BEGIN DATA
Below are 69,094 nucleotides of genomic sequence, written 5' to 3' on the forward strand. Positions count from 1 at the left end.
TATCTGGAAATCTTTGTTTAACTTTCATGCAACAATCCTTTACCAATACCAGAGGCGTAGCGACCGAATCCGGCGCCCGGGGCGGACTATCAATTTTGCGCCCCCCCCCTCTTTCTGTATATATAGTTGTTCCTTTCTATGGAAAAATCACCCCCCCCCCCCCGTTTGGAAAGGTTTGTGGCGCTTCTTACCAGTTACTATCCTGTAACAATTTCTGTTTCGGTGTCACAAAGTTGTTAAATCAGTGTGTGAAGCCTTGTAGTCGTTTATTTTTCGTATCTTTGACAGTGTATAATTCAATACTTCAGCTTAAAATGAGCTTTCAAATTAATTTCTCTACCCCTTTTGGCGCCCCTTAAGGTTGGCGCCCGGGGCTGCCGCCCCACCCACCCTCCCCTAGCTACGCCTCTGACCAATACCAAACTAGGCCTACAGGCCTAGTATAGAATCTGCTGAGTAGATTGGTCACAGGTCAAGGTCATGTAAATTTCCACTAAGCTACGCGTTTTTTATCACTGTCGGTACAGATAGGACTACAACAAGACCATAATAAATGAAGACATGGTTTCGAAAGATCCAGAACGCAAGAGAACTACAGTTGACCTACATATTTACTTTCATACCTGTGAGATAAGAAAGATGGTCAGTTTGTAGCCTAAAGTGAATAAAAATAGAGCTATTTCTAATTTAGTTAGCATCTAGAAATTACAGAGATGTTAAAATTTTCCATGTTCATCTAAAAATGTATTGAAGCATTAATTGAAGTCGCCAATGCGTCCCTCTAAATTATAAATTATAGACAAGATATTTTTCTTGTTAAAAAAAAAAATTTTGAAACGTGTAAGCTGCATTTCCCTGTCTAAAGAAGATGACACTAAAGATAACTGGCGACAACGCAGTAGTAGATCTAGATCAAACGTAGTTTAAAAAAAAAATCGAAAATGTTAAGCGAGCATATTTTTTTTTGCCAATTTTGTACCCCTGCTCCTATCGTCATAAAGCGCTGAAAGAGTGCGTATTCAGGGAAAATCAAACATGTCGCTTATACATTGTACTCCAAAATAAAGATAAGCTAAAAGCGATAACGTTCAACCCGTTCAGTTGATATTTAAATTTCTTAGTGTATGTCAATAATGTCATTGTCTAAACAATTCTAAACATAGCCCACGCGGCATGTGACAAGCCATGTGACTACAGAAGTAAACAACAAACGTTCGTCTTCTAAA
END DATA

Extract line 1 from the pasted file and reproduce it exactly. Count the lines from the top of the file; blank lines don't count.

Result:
Below are 69,094 nucleotides of genomic sequence, written 5' to 3' on the forward strand. Positions count from 1 at the left end.